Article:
Wooden set the bar high

Rick Reilly reflects on the late, legendary coach John Wooden. Malcolm Emmons/US Presswire

The awful thing about knowing John Wooden was that when you left him, you realized how weak you were as a man.

Every time I left his little 700-square-foot condo in Encino, Calif., full of books and learning and morals, it would hit me how far short of him I fell.

He made me want to be more principled.

This is a man who once turned down the Purdue head-coaching job because he felt the university was treating the fired coach "terribly. I wouldn't stand for it."

He once turned down the Minnesota job he and his wife, Nell, wanted -- and accepted the UCLA one instead -- because Minnesota hadn't called with its offer by the 6 p.m. deadline he'd set. Turns out a storm had knocked down the phone lines. Didn't matter. He went to UCLA and won the Bruins 10 NCAA titles.
No other coach has won more than four.

He abhorred stardom and showmanship. He was against jerseys being retired at UCLA, even the one worn by Lewis Alcindor (later: Kareem Abdul-Jabbar.) "What about the youngster who wore that number before Lewis? Didn't he contribute to the team?"

One time I asked him, "How many championships do you think Kobe can win?"

"None," he said, flatly.


"Kobe doesn't win championships. The Lakers win championships."

He made me want to be more humble. In the most self-obsessed city in the world -- Hollywood -- he was selfless. It only made him stand out even more, like a priest at a Chippendale's convention. He would hardly even get out of his chair during games. He and his blue eyes and his farm-boy haircut would just sit there and watch his toy spin. I asked him once what he thought about coaches in their Armani suits strutting up and down the entire game, coaching every dribble. "I don't understand it," he said. "What do they do in practice?"

He made me want to be more courageous. For instance, I'm terrified of dying. He used to laugh about it.

One of his favorite stories was about the time he took his great-granddaughter to get her ears pierced. She was 11. They drove home from the mall in his old 1989 Taurus -- "greatest car I ever had," he always said -- and she was practically unraveling with joy.

"Oh, Papa," she said. "I hope you live five more years so you can take me to get my license!"

He liked to kid about my occasional visits. "Last time I saw you [at 98], I was walking. This year, I'm in a wheelchair. At 100, I'll probably be on a stretcher." If only.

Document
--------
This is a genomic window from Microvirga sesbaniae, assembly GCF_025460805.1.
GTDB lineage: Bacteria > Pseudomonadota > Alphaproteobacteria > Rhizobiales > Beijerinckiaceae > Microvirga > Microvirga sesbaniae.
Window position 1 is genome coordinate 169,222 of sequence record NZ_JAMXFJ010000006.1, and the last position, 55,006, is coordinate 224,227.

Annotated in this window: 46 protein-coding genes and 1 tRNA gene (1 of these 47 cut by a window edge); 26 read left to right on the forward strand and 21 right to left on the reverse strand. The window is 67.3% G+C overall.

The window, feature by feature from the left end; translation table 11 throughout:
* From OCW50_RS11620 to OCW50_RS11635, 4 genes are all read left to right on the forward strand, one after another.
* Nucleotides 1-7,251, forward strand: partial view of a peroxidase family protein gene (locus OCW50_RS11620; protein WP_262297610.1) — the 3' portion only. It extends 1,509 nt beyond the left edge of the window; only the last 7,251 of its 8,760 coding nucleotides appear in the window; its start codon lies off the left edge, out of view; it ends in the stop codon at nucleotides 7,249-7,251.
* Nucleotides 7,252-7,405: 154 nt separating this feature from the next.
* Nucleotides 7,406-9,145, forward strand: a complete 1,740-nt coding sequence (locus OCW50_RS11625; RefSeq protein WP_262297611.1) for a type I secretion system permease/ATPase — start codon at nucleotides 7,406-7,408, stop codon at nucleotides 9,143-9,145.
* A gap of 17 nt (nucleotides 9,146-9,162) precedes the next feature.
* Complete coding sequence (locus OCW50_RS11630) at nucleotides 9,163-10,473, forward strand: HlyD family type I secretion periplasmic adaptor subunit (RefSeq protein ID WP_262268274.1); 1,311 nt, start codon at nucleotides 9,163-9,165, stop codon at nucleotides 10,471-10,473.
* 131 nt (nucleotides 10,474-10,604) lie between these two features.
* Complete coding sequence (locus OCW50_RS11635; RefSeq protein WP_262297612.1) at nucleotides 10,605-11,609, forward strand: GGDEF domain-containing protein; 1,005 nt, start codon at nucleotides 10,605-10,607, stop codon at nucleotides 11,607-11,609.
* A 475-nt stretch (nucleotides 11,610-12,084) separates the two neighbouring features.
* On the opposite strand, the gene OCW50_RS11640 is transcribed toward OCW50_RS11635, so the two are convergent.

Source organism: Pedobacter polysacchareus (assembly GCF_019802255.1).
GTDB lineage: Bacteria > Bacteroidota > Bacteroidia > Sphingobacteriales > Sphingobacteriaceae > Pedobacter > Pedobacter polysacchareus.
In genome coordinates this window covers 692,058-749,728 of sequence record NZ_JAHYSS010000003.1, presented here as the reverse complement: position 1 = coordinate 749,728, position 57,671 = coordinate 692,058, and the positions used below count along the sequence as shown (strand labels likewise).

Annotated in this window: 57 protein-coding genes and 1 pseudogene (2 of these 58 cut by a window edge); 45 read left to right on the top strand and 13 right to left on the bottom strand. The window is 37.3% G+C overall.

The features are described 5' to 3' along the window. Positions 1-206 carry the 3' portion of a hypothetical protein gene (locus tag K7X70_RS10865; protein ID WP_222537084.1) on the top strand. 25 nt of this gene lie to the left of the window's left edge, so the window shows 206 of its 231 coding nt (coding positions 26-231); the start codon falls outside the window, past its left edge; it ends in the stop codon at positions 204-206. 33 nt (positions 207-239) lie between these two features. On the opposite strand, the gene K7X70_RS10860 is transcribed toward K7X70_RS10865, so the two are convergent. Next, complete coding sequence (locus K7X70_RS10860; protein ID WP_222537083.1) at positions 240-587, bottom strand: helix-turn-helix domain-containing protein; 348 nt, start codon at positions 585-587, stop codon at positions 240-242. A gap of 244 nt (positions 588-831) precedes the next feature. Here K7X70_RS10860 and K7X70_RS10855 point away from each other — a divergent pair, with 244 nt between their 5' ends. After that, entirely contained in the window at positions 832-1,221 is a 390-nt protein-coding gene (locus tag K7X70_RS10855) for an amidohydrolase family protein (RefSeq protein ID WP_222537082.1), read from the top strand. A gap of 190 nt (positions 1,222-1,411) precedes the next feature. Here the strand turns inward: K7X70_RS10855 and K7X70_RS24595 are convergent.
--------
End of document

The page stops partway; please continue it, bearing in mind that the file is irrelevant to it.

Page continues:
He made me wish I read more, thought more, listened more.

I started noticing something on my visits. The TV was never on. He was always reading. Poetry, history, the Bible. Never sports. Never novels. He knew hundreds of classic poems by heart. Yet when he found himself coaching a bookish 7-footer named Alcindor in 1966, he memorized the poems of Langston Hughes, the black modern poet. It didn't go unnoticed.

Wooden made me wish I read more, thought more, listened more. I started noticing something on my visits. The TV was never on. He was always reading. Poetry, history, the Bible.

He was a nut for Lincoln, yet not for a second did he realize he, himself, was sports' Lincoln, a boy who'd learned to read by the light of a coal lamp, a man of simple wisdom whose pithy nuggets of good advice -- "Do not let what you cannot do interfere with what you can" -- will be quoted for the next 100 years.

Me? Great books stack up at my bedside while I watch "The Bachelorette."

Look, John Wooden wasn't perfect. He may have stopped swearing for good at 14, but he said plenty to refs. He'd put his head down and yell things at them into his program as they'd run by. "Their big fella is fouling Nater every time down! Why can't you see that?"

And it's not true he never drank. He did, at 22, with his Purdue teammates. He had a half a bottle of beer "and threw up six," he remembered. That was the last time.

He made plenty of mistakes. He let Alcindor score 60 points in his first collegiate game just to put fear in the rest of the Pac-10. "I'm ashamed of that," he once said.

He and Nell's relationship wasn't perfect. Once, when he was just out of college, they had a huge fight and he left. Started hitchhiking west. Didn't care where he went. Got as far as Lawrence, Kansas, where he got a job helping to build the football stadium. Then he went back home. "I just got a little confused," he said.

At UCLA, he didn't pay enough attention to realize a booster named Sam Gilbert was lavishing his players with gifts and cars. But I will punch any man in the mouth who says Wooden knew. He couldn't have known it or he'd have stopped it. He'd have sooner cut off his own hand than cheat.

He made me want to love more deeply.

He took me into his bedroom once, in 2000. The clocks were all wrong. He stopped them at the time of Nellie's death, 15 years before. Only one side of the bed was slept in, and above the sheet, not under them, and hadn't been since the day she died. On her pillow were hundreds of little letters in envelopes tied up in bundles by yellow ribbons. He wrote her every month telling her how much he loved her and what all the kids were doing. Did it right up until the last few months of his life, when his eyes stopped working.

"Coach, were you never tempted in all those years to go on a date?" I asked him once. "Didn't other women come flirting around after you?"

"Oh, yes," he said. "But there's no one else for me."

She'd been dead 24 years by then.

Once, when he was missing Nell terribly, one of his great-granddaughters -- she was 5 at the time -- saw how sad he was, tugged on his pants leg and said, "Papa, I know you miss Mama. So I'm going to rent you an airplane so you can fly up in the clouds and see her."

Here's to Coach for finally getting back with his girl -- no airplane necessary.

And here's to all of us striving to be half the person he was.

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